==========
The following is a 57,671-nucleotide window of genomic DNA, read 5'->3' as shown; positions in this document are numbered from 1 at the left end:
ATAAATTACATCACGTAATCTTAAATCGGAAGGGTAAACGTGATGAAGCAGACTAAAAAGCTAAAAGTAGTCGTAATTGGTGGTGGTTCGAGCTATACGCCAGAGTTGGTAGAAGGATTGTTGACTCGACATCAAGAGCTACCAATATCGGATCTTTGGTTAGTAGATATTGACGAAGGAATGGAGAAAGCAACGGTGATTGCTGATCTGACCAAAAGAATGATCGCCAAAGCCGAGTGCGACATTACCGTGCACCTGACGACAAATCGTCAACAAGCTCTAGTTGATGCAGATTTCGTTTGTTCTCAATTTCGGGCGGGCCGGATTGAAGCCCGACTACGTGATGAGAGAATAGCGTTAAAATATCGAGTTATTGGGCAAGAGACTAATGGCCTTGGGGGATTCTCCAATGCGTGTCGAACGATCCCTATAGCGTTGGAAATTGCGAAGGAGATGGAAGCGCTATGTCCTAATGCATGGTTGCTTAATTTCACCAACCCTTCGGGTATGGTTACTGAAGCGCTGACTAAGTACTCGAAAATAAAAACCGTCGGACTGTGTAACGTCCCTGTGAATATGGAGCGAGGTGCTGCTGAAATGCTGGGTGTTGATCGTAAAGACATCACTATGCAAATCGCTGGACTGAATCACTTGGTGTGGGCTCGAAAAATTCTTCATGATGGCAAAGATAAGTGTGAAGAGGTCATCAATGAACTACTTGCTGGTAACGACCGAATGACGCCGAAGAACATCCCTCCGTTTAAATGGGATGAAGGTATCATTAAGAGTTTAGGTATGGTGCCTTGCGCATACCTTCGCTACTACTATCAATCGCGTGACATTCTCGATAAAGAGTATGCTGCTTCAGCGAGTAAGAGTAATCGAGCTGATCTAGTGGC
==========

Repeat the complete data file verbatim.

The following is a 57,671-nucleotide window of genomic DNA, read 5'->3' as shown; positions in this document are numbered from 1 at the left end:
ATAAATTACATCACGTAATCTTAAATCGGAAGGGTAAACGTGATGAAGCAGACTAAAAAGCTAAAAGTAGTCGTAATTGGTGGTGGTTCGAGCTATACGCCAGAGTTGGTAGAAGGATTGTTGACTCGACATCAAGAGCTACCAATATCGGATCTTTGGTTAGTAGATATTGACGAAGGAATGGAGAAAGCAACGGTGATTGCTGATCTGACCAAAAGAATGATCGCCAAAGCCGAGTGCGACATTACCGTGCACCTGACGACAAATCGTCAACAAGCTCTAGTTGATGCAGATTTCGTTTGTTCTCAATTTCGGGCGGGCCGGATTGAAGCCCGACTACGTGATGAGAGAATAGCGTTAAAATATCGAGTTATTGGGCAAGAGACTAATGGCCTTGGGGGATTCTCCAATGCGTGTCGAACGATCCCTATAGCGTTGGAAATTGCGAAGGAGATGGAAGCGCTATGTCCTAATGCATGGTTGCTTAATTTCACCAACCCTTCGGGTATGGTTACTGAAGCGCTGACTAAGTACTCGAAAATAAAAACCGTCGGACTGTGTAACGTCCCTGTGAATATGGAGCGAGGTGCTGCTGAAATGCTGGGTGTTGATCGTAAAGACATCACTATGCAAATCGCTGGACTGAATCACTTGGTGTGGGCTCGAAAAATTCTTCATGATGGCAAAGATAAGTGTGAAGAGGTCATCAATGAACTACTTGCTGGTAACGACCGAATGACGCCGAAGAACATCCCTCCGTTTAAATGGGATGAAGGTATCATTAAGAGTTTAGGTATGGTGCCTTGCGCATACCTTCGCTACTACTATCAATCGCGTGACATTCTCGATAAAGAGTATGCTGCTTCAGCGAGTAAGAGTAATCGAGCTGATCTAGTGGC